Thankfully, once you do clear the majority of these endless navigational difficulties to reach the latter stages of the book, your journey regains lost momentum and the promise hinted at when you began your adventure has a welcome opportunity to reveal itself. It’s unlikely that you’ll completely forgive all of the earlier missteps with the game system and content, but the book does finish with a more enjoyable structure and story flow.
So, how exactly did it all go so wrong? The greatest errors involve a lack of awareness regarding likely player progression and the encounters then available along any chosen path. Too much of the book’s content is trifling and unstimulating, with a disagreeable amount of travel along featureless waterways that only form a tiresome network of insipid and complex routes. A genuine sense of adventure was lost during the conception of this gamebook, replaced by illogical busywork and a distinct lack of imagination. I also found few opportunities to employ actual logic and reason during my adventure – a journey that I had to walk away from for some time as my progress was halted by the confusion of the information presented. It was only a stubborn determination to not be so frustratingly beaten that finally resulted in me picking up from where I’d stopped to carry on and complete my journey.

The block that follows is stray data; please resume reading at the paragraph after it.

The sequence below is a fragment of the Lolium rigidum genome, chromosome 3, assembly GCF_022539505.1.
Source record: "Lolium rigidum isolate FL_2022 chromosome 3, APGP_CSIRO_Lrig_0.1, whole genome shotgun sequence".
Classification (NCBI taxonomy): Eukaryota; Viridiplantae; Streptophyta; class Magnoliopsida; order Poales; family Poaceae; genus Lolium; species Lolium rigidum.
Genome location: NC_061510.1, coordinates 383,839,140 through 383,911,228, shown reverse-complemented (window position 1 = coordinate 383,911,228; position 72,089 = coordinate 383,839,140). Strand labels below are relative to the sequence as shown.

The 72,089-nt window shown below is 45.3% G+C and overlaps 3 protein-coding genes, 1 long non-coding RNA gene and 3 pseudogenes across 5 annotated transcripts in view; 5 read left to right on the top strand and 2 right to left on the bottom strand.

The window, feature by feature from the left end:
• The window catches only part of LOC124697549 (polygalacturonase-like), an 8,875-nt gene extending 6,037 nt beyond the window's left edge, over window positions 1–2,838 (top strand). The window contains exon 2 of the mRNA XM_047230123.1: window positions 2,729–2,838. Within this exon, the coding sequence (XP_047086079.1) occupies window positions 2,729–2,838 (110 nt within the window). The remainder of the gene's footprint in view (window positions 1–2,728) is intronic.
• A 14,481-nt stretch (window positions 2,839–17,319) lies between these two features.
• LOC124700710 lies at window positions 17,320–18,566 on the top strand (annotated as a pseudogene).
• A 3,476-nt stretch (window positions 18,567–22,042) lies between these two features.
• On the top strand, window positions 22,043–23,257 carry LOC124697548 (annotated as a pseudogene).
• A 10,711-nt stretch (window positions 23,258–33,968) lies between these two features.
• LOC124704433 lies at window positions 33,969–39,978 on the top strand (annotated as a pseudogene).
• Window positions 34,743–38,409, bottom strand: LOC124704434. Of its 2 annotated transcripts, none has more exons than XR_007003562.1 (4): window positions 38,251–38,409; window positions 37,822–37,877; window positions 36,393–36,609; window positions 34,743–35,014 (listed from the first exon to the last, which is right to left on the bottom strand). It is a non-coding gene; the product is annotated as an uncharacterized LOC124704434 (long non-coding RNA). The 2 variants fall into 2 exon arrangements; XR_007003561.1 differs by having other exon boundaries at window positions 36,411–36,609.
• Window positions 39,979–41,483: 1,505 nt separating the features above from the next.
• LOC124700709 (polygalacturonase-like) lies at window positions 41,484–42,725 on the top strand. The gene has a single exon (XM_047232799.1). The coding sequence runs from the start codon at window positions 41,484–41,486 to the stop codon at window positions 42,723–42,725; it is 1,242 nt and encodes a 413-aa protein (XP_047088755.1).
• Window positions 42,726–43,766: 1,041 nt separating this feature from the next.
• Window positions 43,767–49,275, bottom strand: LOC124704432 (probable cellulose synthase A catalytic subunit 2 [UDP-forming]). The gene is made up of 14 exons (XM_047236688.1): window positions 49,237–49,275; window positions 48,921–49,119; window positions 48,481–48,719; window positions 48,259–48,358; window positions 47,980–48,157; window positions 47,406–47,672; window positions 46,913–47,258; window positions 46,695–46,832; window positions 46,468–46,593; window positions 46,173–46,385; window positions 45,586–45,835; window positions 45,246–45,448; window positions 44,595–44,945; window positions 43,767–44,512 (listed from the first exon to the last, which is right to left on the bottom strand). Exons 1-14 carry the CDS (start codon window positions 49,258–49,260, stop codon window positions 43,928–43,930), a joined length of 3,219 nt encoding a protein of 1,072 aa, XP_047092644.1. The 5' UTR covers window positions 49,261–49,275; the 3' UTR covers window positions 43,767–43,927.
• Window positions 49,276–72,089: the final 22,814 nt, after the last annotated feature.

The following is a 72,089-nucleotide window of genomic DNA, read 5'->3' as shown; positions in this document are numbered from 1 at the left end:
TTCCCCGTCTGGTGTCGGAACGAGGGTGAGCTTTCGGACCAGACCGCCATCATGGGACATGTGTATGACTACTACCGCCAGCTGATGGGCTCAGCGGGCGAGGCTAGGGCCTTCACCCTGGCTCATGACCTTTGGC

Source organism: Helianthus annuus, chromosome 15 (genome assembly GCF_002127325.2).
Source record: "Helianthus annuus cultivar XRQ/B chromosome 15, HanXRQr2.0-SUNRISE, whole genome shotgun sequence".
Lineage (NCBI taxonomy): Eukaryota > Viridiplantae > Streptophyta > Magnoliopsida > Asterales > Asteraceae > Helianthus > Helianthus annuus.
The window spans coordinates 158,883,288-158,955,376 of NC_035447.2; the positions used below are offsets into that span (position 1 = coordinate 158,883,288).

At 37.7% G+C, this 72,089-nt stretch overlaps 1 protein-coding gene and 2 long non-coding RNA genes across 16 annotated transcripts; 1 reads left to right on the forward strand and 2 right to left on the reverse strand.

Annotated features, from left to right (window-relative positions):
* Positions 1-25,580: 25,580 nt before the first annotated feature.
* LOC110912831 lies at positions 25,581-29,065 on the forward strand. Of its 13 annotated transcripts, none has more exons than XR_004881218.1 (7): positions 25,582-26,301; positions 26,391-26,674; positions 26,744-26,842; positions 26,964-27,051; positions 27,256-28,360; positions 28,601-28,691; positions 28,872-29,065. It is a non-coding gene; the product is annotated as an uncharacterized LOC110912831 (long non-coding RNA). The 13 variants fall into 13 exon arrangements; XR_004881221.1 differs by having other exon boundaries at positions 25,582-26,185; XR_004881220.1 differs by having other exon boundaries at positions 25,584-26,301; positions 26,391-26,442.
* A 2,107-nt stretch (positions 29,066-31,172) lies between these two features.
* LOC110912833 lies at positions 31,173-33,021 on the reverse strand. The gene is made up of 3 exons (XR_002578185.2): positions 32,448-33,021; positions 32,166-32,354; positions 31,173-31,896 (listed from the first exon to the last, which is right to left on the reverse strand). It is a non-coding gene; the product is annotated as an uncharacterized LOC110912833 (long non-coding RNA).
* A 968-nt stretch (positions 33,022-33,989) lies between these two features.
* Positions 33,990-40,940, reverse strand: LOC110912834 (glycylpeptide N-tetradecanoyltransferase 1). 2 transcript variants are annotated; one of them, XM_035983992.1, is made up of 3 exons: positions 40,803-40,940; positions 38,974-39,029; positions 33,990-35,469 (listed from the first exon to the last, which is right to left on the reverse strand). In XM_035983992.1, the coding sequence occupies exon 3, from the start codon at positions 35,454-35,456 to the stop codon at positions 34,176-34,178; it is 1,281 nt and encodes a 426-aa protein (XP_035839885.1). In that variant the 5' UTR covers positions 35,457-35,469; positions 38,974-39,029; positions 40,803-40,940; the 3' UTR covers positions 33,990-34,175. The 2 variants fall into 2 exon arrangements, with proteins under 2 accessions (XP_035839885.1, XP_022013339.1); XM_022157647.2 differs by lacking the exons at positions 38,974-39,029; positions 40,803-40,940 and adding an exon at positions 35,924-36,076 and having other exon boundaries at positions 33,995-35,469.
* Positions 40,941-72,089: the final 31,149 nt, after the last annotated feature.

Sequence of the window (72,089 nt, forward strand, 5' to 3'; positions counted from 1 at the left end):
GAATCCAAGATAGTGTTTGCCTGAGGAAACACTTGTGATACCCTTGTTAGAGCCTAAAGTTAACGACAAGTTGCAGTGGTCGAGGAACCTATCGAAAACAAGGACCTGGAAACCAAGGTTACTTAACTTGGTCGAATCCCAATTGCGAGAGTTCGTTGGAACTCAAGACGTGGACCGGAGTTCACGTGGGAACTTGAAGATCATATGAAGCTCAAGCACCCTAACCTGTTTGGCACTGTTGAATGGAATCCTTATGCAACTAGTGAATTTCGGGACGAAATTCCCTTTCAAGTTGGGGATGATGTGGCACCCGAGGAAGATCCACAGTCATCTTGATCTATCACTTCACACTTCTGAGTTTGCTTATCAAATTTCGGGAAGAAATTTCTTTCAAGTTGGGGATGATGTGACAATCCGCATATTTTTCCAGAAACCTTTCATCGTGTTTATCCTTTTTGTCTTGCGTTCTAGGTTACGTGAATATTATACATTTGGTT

Monsters of the Marsh is therefore useful as a valuable warning to all gamebook writers. It shows how important it is to thoughtfully plan and then execute your type of adventure as originally intended – particularly if you boldly claim to offer something beyond the norm or of an elevated format. The player’s individual experience must be considered at all times throughout the presented journey, otherwise a mediocre result such as this will surely arise. It’s a shame that these overwhelmingly negative thoughts define this book, as there clearly is an enjoyable fantasy gamebook hiding deep within its perplexing pages.
STORYLINE: The mystery of a family member lost within an unmapped and hostile environment is of genuine merit, however, the poor execution of this plot is soon exposed as you aimlessly travel along innumerable waterways, desperately seeking a way out. Skyfall offers plenty as a game setting, with some unique and unknown opponents lurking in the depths of The Dunmarsh. A promising story unfortunately wasted.
GAMEPLAY: Defective game mechanics, a dull structure that generates ongoing confusion, and a lack of helpful indicators to aid progression – ingredients that can only lead to extreme disappointment. The diceless system offers little of real value and you’ll soon tire of all the unnecessary record keeping and time constraints, and the uncertain rules regarding health and provisions. Overall, it’s not particularly advanced.
PRESENTATION: The design and layout is of a decent standard, with the cover image a notable standout. Interior illustrations vary from very good to unimpressively average, with enough highlights within the set to tip the balance in a favourable direction.
REPLAY VALUE: Only the very brave and patient, or those without any other gamebooks available, would surely embark upon further adventures here. There are few alternative routes worth seeking out and even fewer missed encounters worth going back for.
Review by Michael Reilly